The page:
A.  We annually did something called a retreat, which was usually in the summer term, where boys would be divided in groups and discuss theological or religious issues, and during one of -- at the end of one of those sessions with Father Justin Price, there was a small group of us left behind and, emboldened by age, the conversation turned to Father Piers and his beatings, at which point Father Justin Price told us that when Father Piers was sent to Gilling Castle, it was known that he had a problem with boys' bottoms, or words to that effect, which came as a stunning shock to me. It is the same Justin Price that years later denied that any abuse had ever taken -- he became abbot some years -- not abbot, I do beg your pardon, he became Prior of Ampleforth some years later, but by that stage he denied and told me himself that I was the first person who had ever suggested wrongdoing by Piers Grant Ferris.
Q.  Just taking that in stages, it came as a shock to you?
A.  Yes.
Q.  What was particularly shocking to you when you were on that retreat with Father Justin?
A.  Yes.
Q.  What was particularly shocking?
A.  Because he'd told me that it was known, and there were other priests who I am not going to name, who -- by that stage, I was nearly 18, and spoke to about abuses that had taken place, and it seemed generally understood that that's what happened.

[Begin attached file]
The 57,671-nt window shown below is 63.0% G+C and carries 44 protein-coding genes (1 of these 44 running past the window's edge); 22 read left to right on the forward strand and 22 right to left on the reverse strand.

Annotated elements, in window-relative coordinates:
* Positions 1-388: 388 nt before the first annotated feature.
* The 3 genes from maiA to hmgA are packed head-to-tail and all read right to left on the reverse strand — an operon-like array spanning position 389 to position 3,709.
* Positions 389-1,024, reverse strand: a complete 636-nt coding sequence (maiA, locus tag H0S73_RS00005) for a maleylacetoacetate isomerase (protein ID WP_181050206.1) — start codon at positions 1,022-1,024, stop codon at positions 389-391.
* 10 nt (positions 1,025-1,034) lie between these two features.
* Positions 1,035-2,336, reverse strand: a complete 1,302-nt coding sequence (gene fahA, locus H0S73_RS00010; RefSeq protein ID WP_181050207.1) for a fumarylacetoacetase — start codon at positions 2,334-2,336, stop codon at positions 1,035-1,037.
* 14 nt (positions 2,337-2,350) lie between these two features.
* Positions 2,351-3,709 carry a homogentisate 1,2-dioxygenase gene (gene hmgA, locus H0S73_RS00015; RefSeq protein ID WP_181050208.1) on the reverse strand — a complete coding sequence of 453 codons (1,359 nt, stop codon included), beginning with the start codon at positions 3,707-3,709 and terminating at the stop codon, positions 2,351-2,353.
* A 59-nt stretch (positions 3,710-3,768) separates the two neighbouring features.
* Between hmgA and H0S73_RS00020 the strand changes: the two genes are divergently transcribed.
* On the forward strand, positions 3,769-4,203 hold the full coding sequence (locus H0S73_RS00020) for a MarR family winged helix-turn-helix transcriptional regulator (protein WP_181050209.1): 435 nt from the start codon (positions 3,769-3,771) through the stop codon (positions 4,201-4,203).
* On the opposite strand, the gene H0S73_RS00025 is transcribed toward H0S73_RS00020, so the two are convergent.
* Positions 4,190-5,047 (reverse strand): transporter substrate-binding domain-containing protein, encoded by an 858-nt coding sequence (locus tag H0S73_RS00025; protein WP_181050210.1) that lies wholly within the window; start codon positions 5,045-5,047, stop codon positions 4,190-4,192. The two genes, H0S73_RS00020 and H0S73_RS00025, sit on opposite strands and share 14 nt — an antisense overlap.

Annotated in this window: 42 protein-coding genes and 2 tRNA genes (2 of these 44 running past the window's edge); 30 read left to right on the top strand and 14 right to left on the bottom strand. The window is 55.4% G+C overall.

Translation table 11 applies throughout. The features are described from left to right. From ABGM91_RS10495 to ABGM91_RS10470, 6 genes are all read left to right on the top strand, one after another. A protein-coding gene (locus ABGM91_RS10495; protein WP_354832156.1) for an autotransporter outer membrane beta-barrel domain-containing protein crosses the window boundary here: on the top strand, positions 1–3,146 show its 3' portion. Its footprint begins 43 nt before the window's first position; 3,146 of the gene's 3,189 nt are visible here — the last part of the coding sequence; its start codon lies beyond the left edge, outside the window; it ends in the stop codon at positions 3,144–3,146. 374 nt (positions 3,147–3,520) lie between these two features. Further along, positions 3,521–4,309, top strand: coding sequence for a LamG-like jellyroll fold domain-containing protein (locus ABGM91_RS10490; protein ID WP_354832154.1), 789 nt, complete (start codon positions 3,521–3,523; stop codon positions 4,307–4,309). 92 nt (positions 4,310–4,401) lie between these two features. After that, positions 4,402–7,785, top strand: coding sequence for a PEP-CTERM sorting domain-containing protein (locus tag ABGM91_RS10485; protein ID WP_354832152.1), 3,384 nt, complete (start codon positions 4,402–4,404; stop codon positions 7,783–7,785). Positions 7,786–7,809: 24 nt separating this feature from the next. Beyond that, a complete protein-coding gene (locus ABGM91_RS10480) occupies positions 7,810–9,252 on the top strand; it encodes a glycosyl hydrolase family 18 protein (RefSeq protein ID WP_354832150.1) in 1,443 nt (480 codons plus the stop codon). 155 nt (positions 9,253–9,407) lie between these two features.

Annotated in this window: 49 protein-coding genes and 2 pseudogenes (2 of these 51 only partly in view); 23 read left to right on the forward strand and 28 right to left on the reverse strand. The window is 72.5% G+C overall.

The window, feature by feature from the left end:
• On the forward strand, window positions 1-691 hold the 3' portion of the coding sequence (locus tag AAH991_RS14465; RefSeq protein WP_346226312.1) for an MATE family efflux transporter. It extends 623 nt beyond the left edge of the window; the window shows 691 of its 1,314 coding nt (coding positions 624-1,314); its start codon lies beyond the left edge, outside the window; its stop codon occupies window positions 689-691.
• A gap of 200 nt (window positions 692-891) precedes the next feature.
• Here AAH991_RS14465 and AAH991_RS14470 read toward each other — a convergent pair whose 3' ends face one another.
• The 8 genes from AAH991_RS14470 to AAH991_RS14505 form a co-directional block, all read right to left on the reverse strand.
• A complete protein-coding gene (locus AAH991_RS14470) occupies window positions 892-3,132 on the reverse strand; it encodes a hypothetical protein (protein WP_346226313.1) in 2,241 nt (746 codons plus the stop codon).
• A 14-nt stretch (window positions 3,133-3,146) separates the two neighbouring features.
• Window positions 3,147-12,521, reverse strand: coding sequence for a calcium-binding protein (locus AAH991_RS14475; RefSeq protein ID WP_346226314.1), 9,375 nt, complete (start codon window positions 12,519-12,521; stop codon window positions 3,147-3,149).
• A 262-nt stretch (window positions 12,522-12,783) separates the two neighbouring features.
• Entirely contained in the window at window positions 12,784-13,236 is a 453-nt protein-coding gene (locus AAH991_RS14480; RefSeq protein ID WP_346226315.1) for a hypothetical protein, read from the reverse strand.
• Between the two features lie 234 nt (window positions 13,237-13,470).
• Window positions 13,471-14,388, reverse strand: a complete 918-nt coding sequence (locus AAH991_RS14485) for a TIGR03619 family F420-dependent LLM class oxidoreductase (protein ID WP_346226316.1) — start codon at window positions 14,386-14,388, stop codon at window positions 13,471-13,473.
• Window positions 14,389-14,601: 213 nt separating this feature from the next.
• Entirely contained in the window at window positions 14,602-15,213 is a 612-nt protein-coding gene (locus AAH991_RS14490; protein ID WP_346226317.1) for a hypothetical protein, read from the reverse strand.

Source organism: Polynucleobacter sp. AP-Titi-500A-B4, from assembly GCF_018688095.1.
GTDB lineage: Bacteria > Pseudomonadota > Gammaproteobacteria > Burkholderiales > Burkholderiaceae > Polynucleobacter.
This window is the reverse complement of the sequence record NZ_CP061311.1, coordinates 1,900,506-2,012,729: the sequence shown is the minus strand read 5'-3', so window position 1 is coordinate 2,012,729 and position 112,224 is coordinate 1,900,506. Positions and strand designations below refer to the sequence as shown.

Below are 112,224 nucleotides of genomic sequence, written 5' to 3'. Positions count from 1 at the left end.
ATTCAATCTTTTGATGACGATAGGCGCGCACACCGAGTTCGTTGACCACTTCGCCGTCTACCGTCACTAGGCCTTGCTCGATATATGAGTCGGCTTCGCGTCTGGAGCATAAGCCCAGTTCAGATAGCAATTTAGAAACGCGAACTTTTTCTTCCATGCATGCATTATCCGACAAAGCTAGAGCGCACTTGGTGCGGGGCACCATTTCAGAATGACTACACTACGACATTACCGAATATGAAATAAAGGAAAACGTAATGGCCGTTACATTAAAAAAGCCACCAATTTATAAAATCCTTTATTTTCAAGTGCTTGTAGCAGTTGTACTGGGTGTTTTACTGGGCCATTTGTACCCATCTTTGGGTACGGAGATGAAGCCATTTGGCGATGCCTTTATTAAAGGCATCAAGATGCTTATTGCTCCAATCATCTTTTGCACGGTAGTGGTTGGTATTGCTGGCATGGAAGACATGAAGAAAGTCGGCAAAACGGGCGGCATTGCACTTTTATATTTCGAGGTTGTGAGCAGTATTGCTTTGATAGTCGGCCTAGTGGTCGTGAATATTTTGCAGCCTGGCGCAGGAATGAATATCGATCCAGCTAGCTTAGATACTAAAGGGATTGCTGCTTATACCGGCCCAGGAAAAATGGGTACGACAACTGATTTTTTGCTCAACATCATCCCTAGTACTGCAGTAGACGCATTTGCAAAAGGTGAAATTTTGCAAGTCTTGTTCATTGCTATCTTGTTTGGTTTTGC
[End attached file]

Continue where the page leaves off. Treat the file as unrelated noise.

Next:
Q.  In your statement, you say that it was unbelievable to you, having heard that, that he had been sent to become a year head at a boys' school when there was prior knowledge?
A.  Just absolutely staggering how, you know -- you know, even in the days when, you know, these things weren't considered so seriously, just the idea that you could send somebody with a known -- it just blows me away, sorry.  It is absolutely extraordinary.  I wouldn't know where to start.  I mean, you know, child protection on its most basic level, you wouldn't let anybody near other children, particularly as head of year.  That means guardian.  That means -- you know, that means you're standing in for this child's parents.
Later  RC-A61 made it clear he believed Abbot (later Cardinal) Basil Hume knew all about it.
Q.  Why have you got no doubt that he knew?
A.  My father told me that he knew.  My father was also of  the belief that the reputation of the Catholic Church was of utmost importance.
Q.  More important than what happened to you?
A.  Indeed.  He was a -- he went to church every day.
So, we have a situation where the authority of the church was such that parents believed the protection of its reputation came even before the safety of their own children. Incredible.

After RC-A61 had given evidence, extracts were read from statements from two more survivors, both pupils in the 1950s & 70s. I shan't go into them in detail, they describe similar abuses by Fr Piers Grant-Ferris and others.

The next witness, RC-A30, was a female pupil at Ampleforth from 2005 to 2010 on a scholarship. An important aspect of her evidence is how recently she was abused. 2005 was after the Nolan Commission reported and 2010 was after the Cumberlege commission reported, in other words at a time when the Catholic Church was loudly proclaiming that it had got its act together. RC-A30 was abused by music teacher Dara De Cogan. Earlier this year De Cogan was jailed for 28 months after pleading guilty to 10 charges of abuse. I'm not going to describe the details of the abuse and the grooming process, there's no need and I don't want to compound RC-A30's distress if she happens to read this. So, I'm just going to concentrate on the aspects of when De Cogan's behaviour should have been triggering alarm bells in the school. Here's an excerpt from the testimony.